Which Joe gave his name to ‘sloppy joes’? We look at five interesting sandwiches and their lexical origins.
1An act, condition, or thing that is illegal because it interferes with the rights of the public generally.
- ‘The classic statement of the difference [between private and public nuisance] is that a public nuisance affects Her Majesty's subjects generally, whereas a private nuisance only affects particular individuals.’
- ‘The other exception related to the old common law offence of public nuisance.’
- ‘Thus the duty overlaps with occupiers liability, public nuisance and private nuisance.’
- ‘Mr Train was found guilty of causing a public nuisance and the conviction was upheld on appeal.’
- ‘The lynchpin was the element of common law that dealt with public nuisances.’
- 1.1informal An obnoxious or dangerous person or group of people.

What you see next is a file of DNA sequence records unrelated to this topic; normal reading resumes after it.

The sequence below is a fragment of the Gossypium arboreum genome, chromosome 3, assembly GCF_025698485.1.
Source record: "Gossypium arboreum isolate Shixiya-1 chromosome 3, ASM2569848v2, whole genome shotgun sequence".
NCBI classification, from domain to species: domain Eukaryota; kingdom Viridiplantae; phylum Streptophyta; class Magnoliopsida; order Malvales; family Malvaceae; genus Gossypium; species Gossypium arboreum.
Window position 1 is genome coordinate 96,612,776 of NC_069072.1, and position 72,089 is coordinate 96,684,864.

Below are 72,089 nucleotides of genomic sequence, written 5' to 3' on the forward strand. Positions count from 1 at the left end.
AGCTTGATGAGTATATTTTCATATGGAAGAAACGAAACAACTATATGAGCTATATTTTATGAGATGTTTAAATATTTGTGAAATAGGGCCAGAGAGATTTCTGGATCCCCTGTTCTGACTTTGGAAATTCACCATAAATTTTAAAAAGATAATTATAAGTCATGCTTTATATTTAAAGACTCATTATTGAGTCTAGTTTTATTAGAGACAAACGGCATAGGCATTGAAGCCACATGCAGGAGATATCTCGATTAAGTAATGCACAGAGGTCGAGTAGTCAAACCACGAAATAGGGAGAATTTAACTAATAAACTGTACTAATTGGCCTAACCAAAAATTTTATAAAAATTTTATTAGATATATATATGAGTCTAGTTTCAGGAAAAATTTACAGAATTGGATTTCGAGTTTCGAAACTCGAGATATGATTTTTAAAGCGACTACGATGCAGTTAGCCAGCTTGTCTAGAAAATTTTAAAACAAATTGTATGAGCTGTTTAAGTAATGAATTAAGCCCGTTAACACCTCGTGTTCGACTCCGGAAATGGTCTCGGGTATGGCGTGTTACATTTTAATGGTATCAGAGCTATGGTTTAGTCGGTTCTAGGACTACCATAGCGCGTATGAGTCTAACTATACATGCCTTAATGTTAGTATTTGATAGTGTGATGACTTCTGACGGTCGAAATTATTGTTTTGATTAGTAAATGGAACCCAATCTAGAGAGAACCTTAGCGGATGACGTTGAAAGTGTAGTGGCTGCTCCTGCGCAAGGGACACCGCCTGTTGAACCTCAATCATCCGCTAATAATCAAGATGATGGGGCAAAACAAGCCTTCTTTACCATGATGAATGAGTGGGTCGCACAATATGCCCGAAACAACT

- ‘Get a job and find something to do other than being a public nuisance.’
- ‘Certainly car locking horn blasts and car horn alarms should be banned as obnoxious public nuisances.’
- ‘Apart from causing public nuisance and inconvenience to the commuters this also leads to road accidents.’
- ‘There are umpteen problems, which could and should be settled without much public nuisance.’
- ‘Now, cell phones are not a status symbol but a public nuisance.’
We take a look at several popular, though confusing, punctuation marks.
From Afghanistan to Zimbabwe, discover surprising and intriguing language facts from around the globe.
The definitions of ‘buddy’ and ‘bro’ in the OED have recently been revised. We explore their history and increase in popularity.